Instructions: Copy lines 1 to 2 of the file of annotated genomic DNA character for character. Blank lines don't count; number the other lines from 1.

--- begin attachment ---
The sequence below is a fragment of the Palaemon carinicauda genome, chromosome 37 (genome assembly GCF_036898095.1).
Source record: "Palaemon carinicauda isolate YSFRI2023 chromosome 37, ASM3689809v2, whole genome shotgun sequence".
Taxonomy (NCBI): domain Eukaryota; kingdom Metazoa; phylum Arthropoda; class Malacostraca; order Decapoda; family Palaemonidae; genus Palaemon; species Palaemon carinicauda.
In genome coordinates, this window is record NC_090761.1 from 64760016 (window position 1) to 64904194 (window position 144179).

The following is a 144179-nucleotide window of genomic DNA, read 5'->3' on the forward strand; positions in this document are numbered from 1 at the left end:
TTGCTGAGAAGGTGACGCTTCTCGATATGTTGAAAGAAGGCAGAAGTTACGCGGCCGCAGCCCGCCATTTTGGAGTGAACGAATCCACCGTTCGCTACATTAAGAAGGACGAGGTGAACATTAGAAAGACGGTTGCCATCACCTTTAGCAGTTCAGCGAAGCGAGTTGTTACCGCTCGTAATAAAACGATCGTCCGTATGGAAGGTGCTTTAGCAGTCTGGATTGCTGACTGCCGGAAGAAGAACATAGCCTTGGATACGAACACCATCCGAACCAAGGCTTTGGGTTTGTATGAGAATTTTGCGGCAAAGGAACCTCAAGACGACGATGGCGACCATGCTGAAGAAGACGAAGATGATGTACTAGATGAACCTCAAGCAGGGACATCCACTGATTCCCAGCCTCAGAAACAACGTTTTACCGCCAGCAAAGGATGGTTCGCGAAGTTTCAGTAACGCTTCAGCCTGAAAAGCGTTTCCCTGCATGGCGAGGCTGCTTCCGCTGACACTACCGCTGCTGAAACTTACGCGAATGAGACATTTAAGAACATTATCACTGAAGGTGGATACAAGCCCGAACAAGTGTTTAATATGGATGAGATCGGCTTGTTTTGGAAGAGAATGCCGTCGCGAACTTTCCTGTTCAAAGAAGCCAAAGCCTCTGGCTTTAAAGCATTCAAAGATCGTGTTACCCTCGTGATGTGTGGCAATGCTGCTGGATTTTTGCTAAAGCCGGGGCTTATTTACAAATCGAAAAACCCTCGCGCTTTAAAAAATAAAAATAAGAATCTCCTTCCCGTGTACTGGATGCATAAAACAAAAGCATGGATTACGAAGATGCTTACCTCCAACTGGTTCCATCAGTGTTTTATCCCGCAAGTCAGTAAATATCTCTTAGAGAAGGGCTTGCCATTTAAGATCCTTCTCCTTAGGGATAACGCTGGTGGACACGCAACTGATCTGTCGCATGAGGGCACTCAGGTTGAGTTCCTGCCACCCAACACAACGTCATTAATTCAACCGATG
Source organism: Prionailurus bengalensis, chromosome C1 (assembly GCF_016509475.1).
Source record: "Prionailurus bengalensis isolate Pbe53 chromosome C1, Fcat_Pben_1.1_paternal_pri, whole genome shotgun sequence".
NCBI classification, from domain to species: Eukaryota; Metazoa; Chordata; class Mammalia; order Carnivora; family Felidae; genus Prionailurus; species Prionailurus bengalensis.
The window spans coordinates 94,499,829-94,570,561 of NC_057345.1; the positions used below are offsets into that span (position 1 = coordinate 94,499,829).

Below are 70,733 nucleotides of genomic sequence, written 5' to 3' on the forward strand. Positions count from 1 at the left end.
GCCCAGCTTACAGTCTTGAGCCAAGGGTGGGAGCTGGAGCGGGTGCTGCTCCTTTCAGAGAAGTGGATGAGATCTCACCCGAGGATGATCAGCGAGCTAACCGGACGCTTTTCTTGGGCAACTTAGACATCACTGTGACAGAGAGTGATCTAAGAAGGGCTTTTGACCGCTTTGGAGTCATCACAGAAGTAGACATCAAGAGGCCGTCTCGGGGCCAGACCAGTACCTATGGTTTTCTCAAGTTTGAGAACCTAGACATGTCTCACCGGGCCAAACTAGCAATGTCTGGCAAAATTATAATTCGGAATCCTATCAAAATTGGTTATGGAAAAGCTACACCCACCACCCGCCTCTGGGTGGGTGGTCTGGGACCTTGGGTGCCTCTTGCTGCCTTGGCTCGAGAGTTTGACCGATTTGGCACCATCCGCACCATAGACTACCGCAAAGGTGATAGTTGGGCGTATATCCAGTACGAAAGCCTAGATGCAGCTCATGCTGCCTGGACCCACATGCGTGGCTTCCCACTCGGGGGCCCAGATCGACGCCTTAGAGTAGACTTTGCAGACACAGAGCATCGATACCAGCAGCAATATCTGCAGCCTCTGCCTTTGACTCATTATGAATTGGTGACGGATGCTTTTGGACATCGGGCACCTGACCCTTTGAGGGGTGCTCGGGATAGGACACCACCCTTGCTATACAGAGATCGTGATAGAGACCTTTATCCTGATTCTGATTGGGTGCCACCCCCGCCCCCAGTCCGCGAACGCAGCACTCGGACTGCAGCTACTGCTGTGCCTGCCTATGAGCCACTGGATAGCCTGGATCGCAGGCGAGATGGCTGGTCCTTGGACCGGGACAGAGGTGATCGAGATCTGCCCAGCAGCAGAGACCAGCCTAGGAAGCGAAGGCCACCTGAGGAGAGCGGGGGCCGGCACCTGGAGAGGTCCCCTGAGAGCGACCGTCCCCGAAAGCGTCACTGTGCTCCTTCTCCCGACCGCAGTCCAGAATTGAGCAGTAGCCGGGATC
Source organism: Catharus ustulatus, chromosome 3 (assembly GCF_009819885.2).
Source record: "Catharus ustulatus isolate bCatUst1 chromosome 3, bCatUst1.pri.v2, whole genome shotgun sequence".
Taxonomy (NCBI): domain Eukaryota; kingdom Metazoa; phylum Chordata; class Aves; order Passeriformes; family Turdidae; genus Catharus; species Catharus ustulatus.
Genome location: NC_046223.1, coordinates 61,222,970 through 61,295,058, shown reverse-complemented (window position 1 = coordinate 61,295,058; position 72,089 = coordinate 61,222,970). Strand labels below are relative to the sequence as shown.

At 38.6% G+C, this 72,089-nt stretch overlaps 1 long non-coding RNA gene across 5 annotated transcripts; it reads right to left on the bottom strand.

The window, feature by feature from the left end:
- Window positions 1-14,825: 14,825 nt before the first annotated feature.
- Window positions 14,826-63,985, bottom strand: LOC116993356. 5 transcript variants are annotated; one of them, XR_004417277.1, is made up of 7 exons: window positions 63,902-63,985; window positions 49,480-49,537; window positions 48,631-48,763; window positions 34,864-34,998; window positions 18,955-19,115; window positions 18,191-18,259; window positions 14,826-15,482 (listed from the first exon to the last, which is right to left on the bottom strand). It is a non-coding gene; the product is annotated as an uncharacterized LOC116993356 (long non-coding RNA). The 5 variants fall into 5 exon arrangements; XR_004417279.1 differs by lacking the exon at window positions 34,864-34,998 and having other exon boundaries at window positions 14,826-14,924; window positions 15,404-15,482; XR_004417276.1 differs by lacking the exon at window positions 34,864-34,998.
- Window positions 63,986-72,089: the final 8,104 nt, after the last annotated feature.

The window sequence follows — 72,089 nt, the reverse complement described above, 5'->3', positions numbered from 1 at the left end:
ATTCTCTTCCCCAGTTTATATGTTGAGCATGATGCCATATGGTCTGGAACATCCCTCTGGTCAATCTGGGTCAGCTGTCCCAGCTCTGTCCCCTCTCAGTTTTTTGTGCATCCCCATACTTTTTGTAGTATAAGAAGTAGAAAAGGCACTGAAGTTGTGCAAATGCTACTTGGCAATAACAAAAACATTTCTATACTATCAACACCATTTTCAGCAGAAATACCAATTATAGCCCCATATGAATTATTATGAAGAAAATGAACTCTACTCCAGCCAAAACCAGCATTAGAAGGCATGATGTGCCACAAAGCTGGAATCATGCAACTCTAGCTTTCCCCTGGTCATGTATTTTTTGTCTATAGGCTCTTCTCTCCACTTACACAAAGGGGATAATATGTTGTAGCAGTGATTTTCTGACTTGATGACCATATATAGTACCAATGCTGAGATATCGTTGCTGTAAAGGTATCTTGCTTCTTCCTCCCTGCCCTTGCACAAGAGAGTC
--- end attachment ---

The sequence below is a fragment of the Palaemon carinicauda genome, chromosome 37 (genome assembly GCF_036898095.1).
Source record: "Palaemon carinicauda isolate YSFRI2023 chromosome 37, ASM3689809v2, whole genome shotgun sequence".